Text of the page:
Ciliated muconodular papillary tumors (CMPTs) of the lung have been recently characterized as low-grade malignant tumors. It is difficult to distinguish CMPT from adenocarcinoma in situ (AIS) (1-3). Polymyalgia rheumatica (PMR)-like symptoms have been reported as paraneoplastic symptoms associated with lung cancer (4,5). CMPT is thought to be associated with benign tumors; however, we herein report a case of CMPT with PMR-like symptoms that resolved after resection, which was indistinguishable from AIS before pulmonary resection.
A 78-year-old man with a history of diabetes mellitus and hypertension had experienced bilateral pain and stiffness in his proximal thigh muscle, which occurred throughout the day, starting first thing in the morning; however, he was not hospitalized. He was referred to our hospital because of a lung tumor, which was identified on computed tomography (CT). Laboratory investigations showed a carcinoembryonic antigen level of 7.5 ng/mL and a C-reactive protein level of 0.4 mg/dL. CT indicated the presence of a lung nodule, 1.9 cm in diameter, with a cavity in the right S3 segment (Figure 1). The nodule had a standardized uptake value of 3.56 on 18F-fluorodeoxyglucose positron emission tomographic imaging. No other nodules were identified. Based on these findings, lung cancer was suspected. However, a diagnosis could not be made based on bronchoscopic biopsy findings, and, therefore, surgical biopsy was performed. After the patient’s health was assessed, thoracoscopic surgery was performed utilizing four ports to biopsy the tumor.
Intraoperative rapid diagnosis with a frozen section of the tumor indicated AIS; hence, we performed right upper lobectomy with lymph node dissection. After the surgery, we consulted another hospital, because histological examination of the resected specimen showed a low nuclear grade, and the tumor did not resemble AIS. The tumor consisted of a mixture of ciliated columnar, mucous, and basal cells in glandular and papillary growth patterns, and basal cells showed positive p40 staining. These features were consistent with those of CMPT; thus, the patient was diagnosed accordingly (Figure 2). After the surgery, his bilateral pain and stiffness in the proximal thigh muscle were relieved. Symptom relief was maintained despite reducing the dose of analgesics. We performed antinuclear antibody tests; however, no abnormality was noted. Thirty months after the surgery, the patient did not have any symptoms and had no tumor recurrence. Nonetheless, he is being monitored carefully because the etiology of the tumor is not understood clearly.
This case demonstrates two key points: the paraneoplastic symptoms of CMPT can indicate PMR, and it is difficult to diagnose peripheral lung tumor cases as CMPT without obtaining a completely resected specimen.
The diagnosis of PMR is based on the Provisional Classification Criteria for Polymyalgia Rheumatica (Table 1) (6). The current patient had experienced bilateral pain and stiffness in his proximal thigh muscle, which started upon waking up every morning. Laboratory investigations just before the operation showed absence of anti-citrullinated protein antibodies and other antinuclear antibodies. Thus, it was revealed that he had PMR, because he met two criteria and his score was 4. However, after the surgery, his symptoms disappeared. He is being monitored carefully, and his symptoms have not returned.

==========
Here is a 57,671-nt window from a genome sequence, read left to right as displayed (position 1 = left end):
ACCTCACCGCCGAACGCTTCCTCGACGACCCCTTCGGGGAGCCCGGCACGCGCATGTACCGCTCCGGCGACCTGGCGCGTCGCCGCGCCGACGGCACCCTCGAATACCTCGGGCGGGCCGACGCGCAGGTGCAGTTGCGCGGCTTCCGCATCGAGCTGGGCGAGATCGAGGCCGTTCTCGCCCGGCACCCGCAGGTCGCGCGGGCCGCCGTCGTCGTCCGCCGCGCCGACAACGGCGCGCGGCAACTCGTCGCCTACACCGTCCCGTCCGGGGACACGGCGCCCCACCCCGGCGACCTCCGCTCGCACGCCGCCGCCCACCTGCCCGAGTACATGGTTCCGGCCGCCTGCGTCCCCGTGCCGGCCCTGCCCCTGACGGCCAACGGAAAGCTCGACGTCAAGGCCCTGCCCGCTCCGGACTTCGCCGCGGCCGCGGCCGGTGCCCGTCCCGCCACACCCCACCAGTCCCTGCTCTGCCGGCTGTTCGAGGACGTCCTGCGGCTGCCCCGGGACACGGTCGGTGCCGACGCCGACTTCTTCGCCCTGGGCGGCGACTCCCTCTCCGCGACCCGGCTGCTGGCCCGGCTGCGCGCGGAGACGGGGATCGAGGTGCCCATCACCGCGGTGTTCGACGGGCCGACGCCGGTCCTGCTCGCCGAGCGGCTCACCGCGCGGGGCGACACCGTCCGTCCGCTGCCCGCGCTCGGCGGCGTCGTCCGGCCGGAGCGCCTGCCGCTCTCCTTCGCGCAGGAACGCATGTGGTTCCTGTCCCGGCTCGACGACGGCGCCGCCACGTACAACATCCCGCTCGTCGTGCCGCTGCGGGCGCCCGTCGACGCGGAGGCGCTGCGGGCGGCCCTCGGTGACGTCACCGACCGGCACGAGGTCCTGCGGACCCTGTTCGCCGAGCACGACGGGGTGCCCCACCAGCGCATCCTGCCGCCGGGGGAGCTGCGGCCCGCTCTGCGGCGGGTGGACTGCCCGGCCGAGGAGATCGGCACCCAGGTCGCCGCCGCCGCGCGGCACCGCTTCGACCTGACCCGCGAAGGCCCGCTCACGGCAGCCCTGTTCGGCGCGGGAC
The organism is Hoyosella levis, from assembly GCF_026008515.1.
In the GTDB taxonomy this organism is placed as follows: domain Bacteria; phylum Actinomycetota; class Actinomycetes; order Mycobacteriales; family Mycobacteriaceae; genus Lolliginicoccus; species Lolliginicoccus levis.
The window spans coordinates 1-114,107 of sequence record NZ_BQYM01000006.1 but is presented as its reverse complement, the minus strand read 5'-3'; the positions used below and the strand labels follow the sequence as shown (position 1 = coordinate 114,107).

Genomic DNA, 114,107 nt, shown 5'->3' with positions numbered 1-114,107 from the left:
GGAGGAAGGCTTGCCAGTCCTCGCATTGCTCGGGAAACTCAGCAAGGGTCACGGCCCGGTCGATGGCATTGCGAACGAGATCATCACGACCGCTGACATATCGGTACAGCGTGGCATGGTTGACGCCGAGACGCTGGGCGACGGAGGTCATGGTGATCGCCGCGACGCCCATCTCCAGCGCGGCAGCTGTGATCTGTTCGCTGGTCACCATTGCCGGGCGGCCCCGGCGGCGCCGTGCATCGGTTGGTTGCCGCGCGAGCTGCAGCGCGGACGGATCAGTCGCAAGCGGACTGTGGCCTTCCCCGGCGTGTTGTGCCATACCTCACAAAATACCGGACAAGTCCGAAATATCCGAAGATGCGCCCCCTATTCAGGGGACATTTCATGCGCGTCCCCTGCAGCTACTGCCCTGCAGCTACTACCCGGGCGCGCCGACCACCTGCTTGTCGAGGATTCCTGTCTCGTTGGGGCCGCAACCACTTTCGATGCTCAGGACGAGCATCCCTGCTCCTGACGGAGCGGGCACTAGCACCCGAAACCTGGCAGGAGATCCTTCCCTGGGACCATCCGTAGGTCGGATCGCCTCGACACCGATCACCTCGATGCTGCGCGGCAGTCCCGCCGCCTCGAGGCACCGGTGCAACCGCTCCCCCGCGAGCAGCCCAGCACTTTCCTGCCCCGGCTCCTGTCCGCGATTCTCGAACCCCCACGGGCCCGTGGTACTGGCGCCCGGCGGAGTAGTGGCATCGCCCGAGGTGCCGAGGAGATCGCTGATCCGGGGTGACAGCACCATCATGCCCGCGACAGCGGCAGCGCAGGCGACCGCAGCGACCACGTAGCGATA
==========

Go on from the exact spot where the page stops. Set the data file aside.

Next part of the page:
Secondly, AIS is a precancerous lesion. Moreover, it is difficult to distinguish CMPT from AIS, because they are both abundant in the mucous cells and spread along the alveolar walls. In a previous study, the authors reported that they could judge that the tumor was a low-grade malignant tumor using frozen sections (7). However, we could not determine that the tumor was not AIS. After the surgery, we consulted with another hospital, and two more features were identified consistent with CMPT. First, there were no atypical cells. Second, there were mixed structures constructed with ciliated cells, mucous cells, and basal cells positive for p40. The differential diagnosis for CMPT and AIS may become easier with the accumulation of data from more cases; however, currently, it is difficult to investigate in detail without observing viable pathological specimens after the operation.
In summary, CMPT can present with paraneoplastic symptoms that indicate PMR; therefore, it is difficult to diagnose peripheral lung tumors as CMPT without obtaining a completely resected specimen. Hence, it is important to resect the tumor completely.
We would like to thank Editage (www.editage.jp) for English language editing.
Conflicts of Interest: This paper was presented at the 57th Annual Meeting of the Japan Lung Cancer Society at Fukuoka on December 20, 2016.
Ethical Statement: The authors are accountable for all aspects of the work in ensuring that questions related to the accuracy or integrity of any part of the work are appropriately investigated and resolved. Written informed consent was obtained from the patient for publication of this case report and any accompanying images. A copy of written consent is available for review by the Editor-in-Chief of this journal.
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Cite this article as: Uchida T, Matsubara H, Ohnuki Y, Sugimura A, Matsuoka H, Ichihara T, Nakajima H. Ciliated muconodular papillary tumor of the lung presenting with polymyalgia rheumatica-like symptoms: a case report. AME Case Rep 2019;3:37.